And I agree with your observations on the experience of self-publishing.

Best of luck with your book.

Marilyn Brant said...

Judy, as always, your responses are so thoughtful and full of insight that they're a joy to read. Also, thanks for this Longfellow quote: "If we could read the secret history of our enemies, we should find in each man's life sorrow and suffering enough to disarm all hostility." (I will try to remember that wisdom. ;)

Nas Dean said...

Hi Judy,

I enjoyed your answers. And Dancing in the Shadows of Love has deep meaningful insights into relationships and the quest for peace. I enjoyd it!

All the best!

Judy Croome said...

CLAIRE: I do worry that there are too many threads and levels…but it’s too late to change the story now! :) Glad you’re finding it interesting.

JUDITH: Thanks for hosting me- you asked some deep questions that really had me thinking hard!

LINDA: You can’t have enjoyed the interview as much as I’m enjoying your novel “The Brevity of Roses.” It’s so lovely and well written and easy to read. What I love about archetypal symbols is how naturally they rise from our collective memory and filter through to our work in the most surprising ways!

MARILYN: The Longfellow quote is one of my favourites. I think, when we get hurt by others or when we get angry because they’ve annoyed us, if we could only remember those words this world would be a far more compassionate place indeed.

NAS: So glad you enjoyed it. And you’re right…it is about a quest for peace, both on an inner and outer level.

A Cuban In London said...

I loved this post, chiefly because it's punctuated by an emphasis on balance, nunace. Your Longfellow quote is very appropriate. Empathy is such an undervalued trait.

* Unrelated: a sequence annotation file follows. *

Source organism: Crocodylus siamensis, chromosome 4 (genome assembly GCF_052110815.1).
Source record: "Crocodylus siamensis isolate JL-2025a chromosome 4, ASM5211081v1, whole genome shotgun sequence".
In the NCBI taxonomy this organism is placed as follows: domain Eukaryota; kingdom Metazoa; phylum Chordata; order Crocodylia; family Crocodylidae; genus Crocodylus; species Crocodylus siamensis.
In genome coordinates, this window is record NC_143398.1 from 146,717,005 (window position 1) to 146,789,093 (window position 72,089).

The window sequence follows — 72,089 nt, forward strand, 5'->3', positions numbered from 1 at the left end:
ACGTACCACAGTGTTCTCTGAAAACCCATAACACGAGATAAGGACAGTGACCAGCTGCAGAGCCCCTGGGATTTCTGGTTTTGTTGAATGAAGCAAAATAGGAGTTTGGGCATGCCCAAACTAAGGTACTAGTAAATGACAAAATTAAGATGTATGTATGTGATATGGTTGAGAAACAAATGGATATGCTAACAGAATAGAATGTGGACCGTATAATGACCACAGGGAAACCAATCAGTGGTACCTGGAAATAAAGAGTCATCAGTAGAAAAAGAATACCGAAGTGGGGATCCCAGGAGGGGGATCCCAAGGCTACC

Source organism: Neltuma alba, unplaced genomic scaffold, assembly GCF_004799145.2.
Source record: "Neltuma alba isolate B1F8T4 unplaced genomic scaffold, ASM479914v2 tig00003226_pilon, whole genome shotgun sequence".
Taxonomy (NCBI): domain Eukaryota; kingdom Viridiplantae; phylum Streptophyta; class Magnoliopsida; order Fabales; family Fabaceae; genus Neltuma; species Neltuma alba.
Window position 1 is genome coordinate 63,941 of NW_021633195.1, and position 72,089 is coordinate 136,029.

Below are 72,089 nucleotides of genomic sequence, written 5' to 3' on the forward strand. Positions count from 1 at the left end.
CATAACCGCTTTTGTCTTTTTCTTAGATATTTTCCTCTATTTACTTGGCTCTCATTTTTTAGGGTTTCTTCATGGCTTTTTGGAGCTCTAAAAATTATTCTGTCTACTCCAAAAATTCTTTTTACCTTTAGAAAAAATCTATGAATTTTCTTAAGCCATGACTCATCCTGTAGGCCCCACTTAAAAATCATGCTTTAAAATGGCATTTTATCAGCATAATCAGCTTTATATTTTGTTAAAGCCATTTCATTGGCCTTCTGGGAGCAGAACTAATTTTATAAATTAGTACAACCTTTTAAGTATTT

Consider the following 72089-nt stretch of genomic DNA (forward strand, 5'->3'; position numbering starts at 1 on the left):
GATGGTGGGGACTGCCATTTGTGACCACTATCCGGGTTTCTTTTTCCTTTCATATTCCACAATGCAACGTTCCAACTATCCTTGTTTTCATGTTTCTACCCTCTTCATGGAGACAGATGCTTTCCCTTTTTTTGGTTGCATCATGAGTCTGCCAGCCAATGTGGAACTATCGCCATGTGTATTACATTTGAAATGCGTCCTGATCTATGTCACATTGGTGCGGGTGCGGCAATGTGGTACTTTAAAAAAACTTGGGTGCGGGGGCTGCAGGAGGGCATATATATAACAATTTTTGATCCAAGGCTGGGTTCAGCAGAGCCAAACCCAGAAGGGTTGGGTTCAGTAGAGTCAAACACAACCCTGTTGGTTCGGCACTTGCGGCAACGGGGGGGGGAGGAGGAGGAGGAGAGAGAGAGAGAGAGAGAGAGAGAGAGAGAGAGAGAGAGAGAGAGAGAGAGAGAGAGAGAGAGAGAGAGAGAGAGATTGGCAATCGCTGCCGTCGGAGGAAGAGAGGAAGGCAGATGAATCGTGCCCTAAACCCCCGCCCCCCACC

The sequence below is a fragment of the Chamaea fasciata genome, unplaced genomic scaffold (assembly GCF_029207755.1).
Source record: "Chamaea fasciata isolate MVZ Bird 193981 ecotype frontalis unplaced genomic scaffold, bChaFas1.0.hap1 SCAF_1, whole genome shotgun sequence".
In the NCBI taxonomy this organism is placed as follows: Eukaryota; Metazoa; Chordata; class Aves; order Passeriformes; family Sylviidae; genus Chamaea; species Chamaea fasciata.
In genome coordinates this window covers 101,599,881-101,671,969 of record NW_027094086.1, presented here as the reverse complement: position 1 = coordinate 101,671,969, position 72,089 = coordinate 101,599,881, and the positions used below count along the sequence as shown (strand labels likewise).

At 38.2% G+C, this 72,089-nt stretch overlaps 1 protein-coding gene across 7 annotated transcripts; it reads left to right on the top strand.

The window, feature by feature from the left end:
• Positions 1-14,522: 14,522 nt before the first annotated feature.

Many thanks to you and Judith.

Greetings from London.

Helen Ginger said...

Dancing in the Shadows of Love is both deep and moving. Having just finished it, I appreciate this discussion.

septembermom said...

It would be such a pleasure to sit down and chat with you. Your responses are so thoughtful and genuine. I have to read Dancing in the Shadows of Love. It sounds wonderful!!!!

Judy Croome said...

CUBAN: Yes,a lot of people have sympathy, but empathy is both rarer and harder.

HELEN: Hope the discussion added to your experience of the story!

KELLY: When I've caught up with my current list of guest posts, I'll pop in and have a chat!

Hilary said...

Hi Judy .. just been over to Judith's blog - very interesting interview she had with you .. fascinating insights.

Love the fact that you've been able to weave together a novel that can be read lightly, then allows us to come back and read more of the symbolism ... understanding the hidden depths ... the Dances within those Shadows ..

Congratulations .. I see the book and your comments are getting lots of recognition and appreciation .. that's wonderful news ...

Here's to lots more .. and I need to use your generous voucher soon obviously to catch up on the read .. Hilary

Judy Croome said...

HILARY: hope you soon get time to cash in the voucher and read "Dancing in the Shadows of Love" With you having lived in South Africa, I'd love to hear your (honest) opinion about the book!